Civic engagement and community involvement require young adults to understand diversity, cultural understanding, and global awareness by using technology and digital communication tools to tackle and challenge issues in the community. Digital resources offer different lenses and varieties of perspectives for individuals to select and consume information. How can we help students to develop vastly different understandings of the basic facts of a digital information? How can we confront confirmation bias in digital age?  

Bias is a tendency to believe that some people or ideas are better than others, which often results in treating some people unfairly. According to Nickerson (1998), confirmation bias is the term is typically used in the psychological literature, “connotes the seeking or interpreting of evidence in ways that are partial to existing beliefs, expectations, or a hypothesis in hand”. Nickerson(1998) also explained that when confirmation bias in action, an individual thinks they know something, they are satisfied by an explanation that confirms their belief, without necessarily considering all possible other explanations, and regardless of the veracity of this information. Therefore, confirmation bias is affected by our implicit biases and it can block individuals from the gaining correct information about current events happening around the community and the world.  

Don't let confirmation bias narrow your perspective — News Literacy Project

One example from Caitlin Dewey (2015), a Washington Post journalist, “Facebook user showed a photo of a protest at an Islamic education center in Dearborn, Mich., and he claimed that it was a photo of a pro-ISIS protest. In fact, it was from a peace rally that that Islamic center holds every year, and even though we were able to very clearly document that that’s what it was, that it happened every year, that it had been covered in local paper and things like that, that photo still continued to spread on Facebook with this misinformation that it was a pro-ISIS rally.”  

“Particularly social media, bias enters through the backdoor of design optimization in which the humans who create the algorithms and hidden from view.” (Ruha, 2019, 5-6) It is important to raise internet users’ awareness of their confirmation bias. Key to this is to help them understand their own implicit bias and to question whether information should be trusted or not.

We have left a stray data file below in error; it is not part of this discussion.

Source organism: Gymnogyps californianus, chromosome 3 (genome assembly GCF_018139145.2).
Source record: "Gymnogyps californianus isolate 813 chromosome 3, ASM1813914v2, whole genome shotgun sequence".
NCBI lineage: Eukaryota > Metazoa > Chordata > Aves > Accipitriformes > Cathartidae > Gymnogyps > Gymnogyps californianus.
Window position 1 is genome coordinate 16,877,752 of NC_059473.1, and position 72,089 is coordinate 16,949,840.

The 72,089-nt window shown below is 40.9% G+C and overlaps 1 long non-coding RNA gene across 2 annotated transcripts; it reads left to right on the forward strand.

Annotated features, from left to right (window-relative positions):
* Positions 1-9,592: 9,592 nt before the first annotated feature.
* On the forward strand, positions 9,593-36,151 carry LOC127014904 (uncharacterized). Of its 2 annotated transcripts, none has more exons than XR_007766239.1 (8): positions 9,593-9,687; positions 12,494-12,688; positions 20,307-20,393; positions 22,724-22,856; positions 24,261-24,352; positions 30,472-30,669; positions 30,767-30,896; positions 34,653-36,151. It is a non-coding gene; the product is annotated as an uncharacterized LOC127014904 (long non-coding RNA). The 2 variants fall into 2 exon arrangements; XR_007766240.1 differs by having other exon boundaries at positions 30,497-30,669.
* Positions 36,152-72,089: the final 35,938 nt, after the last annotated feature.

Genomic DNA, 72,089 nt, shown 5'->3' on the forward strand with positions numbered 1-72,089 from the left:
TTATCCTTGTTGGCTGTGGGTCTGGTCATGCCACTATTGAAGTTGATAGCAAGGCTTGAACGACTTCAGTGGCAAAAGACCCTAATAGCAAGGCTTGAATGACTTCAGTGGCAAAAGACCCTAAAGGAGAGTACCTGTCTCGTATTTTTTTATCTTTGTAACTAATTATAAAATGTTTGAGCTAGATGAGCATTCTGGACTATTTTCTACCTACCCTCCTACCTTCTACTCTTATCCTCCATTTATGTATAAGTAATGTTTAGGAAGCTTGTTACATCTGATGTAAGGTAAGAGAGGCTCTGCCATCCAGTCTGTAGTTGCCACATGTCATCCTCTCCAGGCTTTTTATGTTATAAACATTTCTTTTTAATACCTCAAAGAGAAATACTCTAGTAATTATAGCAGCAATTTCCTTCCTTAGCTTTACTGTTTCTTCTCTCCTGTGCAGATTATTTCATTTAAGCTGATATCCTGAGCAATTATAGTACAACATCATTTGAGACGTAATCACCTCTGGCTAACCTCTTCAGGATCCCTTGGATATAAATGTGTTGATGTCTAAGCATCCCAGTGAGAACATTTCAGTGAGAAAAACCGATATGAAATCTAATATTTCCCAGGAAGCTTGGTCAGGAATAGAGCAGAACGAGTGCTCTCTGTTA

In the article of “How to Detect Bias in News Media”, it lists strategies to challenge confirmation bias in news media by asking ourselves questions:  

  • Who are the sources? Political perspective of the sources used in a story often tend to serve as megaphones for those in power.  
  • Is there a lack of diversity? Did the media reflect the diversity of the community they sever?  
  • Whose point of view is the news reported? Did the people evolve in the issue have their voice in the media?  
  • Are these double standards? Search for parallel example or similar stories that were reported differently.  
  • Do stereotypes skew coverage? Did the article or news involve in stereotypes and characterize individuals unfairly? 
  • Who are the sources? Political perspective of the sources used in a story often tend to serve as megaphones for those in power.  
  • Is there a lack of diversity? Did the media reflect the diversity of the community they sever?  
  • Whose point of view is the news reported? Did the people evolve in the issue have their voice in the media?  
  • Are these double standards? Search for parallel example or similar stories that were reported differently.  
  • Do stereotypes skew coverage? Did the article or news involve in stereotypes and characterize individuals unfairly? 

Media sources have tremendous power in influencing young people’s belief or perspectives toward their community and individuals in their community. Confirmation bias is especially harmful while individuals are not aware of their implicit bias and lack of reflection to examine the bias in digital sources. Educators should use the reflection questions to help our students establish conscious attitudes and beliefs to challenge bias in the digital age. It is an important step working toward for civic engagement and to address challenges to improve our communities. 

TOP 17 MEDIA BIAS QUOTES | A-Z Quotes

References 

Nickerson, R.S. (1998). Confirmation Bias: A Ubiquitous Phenomenon in Many Guises. Review of General Psychology, 2, 175 – 220. 

Ruha Benjamin, “Introduction,” Race after Technology: Abolitionist Tools for the New Jim Code (Medford, MA: Polity, 2019), 1-32